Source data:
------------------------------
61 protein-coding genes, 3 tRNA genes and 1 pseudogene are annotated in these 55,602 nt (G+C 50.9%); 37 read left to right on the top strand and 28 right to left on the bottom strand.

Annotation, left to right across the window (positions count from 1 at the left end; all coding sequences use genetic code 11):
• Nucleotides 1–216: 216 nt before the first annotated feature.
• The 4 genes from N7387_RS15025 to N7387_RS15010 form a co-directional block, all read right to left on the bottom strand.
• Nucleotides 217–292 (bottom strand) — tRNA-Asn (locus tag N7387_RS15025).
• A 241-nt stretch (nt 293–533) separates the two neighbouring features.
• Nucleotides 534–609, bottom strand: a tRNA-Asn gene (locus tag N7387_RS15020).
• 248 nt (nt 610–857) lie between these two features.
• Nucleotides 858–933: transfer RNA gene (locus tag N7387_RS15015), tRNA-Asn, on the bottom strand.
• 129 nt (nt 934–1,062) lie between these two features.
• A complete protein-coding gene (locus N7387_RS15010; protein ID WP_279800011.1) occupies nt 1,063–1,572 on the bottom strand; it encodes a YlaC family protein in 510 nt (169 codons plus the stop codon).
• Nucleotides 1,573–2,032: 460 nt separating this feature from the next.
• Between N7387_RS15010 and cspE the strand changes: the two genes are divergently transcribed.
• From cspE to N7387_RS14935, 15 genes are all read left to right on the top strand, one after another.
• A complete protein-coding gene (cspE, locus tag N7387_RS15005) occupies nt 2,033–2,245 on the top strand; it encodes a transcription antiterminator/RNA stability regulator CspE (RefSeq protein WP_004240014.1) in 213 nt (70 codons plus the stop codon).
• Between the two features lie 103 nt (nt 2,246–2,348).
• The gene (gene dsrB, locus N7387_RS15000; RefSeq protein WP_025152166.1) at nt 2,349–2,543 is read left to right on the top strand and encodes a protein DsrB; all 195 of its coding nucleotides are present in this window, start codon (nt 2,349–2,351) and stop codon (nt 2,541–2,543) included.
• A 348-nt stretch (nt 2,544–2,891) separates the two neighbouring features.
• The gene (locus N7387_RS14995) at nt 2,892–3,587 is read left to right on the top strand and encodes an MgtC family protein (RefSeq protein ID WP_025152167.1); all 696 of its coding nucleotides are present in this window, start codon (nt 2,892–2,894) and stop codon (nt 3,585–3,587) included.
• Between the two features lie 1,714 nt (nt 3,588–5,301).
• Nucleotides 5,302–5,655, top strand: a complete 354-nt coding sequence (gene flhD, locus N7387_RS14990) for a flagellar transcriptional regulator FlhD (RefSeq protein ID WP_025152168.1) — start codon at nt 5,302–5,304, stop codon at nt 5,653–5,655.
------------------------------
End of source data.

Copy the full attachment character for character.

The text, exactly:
61 protein-coding genes, 3 tRNA genes and 1 pseudogene are annotated in these 55,602 nt (G+C 50.9%); 37 read left to right on the top strand and 28 right to left on the bottom strand.

Annotation, left to right across the window (positions count from 1 at the left end; all coding sequences use genetic code 11):
• Nucleotides 1–216: 216 nt before the first annotated feature.
• The 4 genes from N7387_RS15025 to N7387_RS15010 form a co-directional block, all read right to left on the bottom strand.
• Nucleotides 217–292 (bottom strand) — tRNA-Asn (locus tag N7387_RS15025).
• A 241-nt stretch (nt 293–533) separates the two neighbouring features.
• Nucleotides 534–609, bottom strand: a tRNA-Asn gene (locus tag N7387_RS15020).
• 248 nt (nt 610–857) lie between these two features.
• Nucleotides 858–933: transfer RNA gene (locus tag N7387_RS15015), tRNA-Asn, on the bottom strand.
• 129 nt (nt 934–1,062) lie between these two features.
• A complete protein-coding gene (locus N7387_RS15010; protein ID WP_279800011.1) occupies nt 1,063–1,572 on the bottom strand; it encodes a YlaC family protein in 510 nt (169 codons plus the stop codon).
• Nucleotides 1,573–2,032: 460 nt separating this feature from the next.
• Between N7387_RS15010 and cspE the strand changes: the two genes are divergently transcribed.
• From cspE to N7387_RS14935, 15 genes are all read left to right on the top strand, one after another.
• A complete protein-coding gene (cspE, locus tag N7387_RS15005) occupies nt 2,033–2,245 on the top strand; it encodes a transcription antiterminator/RNA stability regulator CspE (RefSeq protein WP_004240014.1) in 213 nt (70 codons plus the stop codon).
• Between the two features lie 103 nt (nt 2,246–2,348).
• The gene (gene dsrB, locus N7387_RS15000; RefSeq protein WP_025152166.1) at nt 2,349–2,543 is read left to right on the top strand and encodes a protein DsrB; all 195 of its coding nucleotides are present in this window, start codon (nt 2,349–2,351) and stop codon (nt 2,541–2,543) included.
• A 348-nt stretch (nt 2,544–2,891) separates the two neighbouring features.
• The gene (locus N7387_RS14995) at nt 2,892–3,587 is read left to right on the top strand and encodes an MgtC family protein (RefSeq protein ID WP_025152167.1); all 696 of its coding nucleotides are present in this window, start codon (nt 2,892–2,894) and stop codon (nt 3,585–3,587) included.
• Between the two features lie 1,714 nt (nt 3,588–5,301).
• Nucleotides 5,302–5,655, top strand: a complete 354-nt coding sequence (gene flhD, locus N7387_RS14990) for a flagellar transcriptional regulator FlhD (RefSeq protein ID WP_025152168.1) — start codon at nt 5,302–5,304, stop codon at nt 5,653–5,655.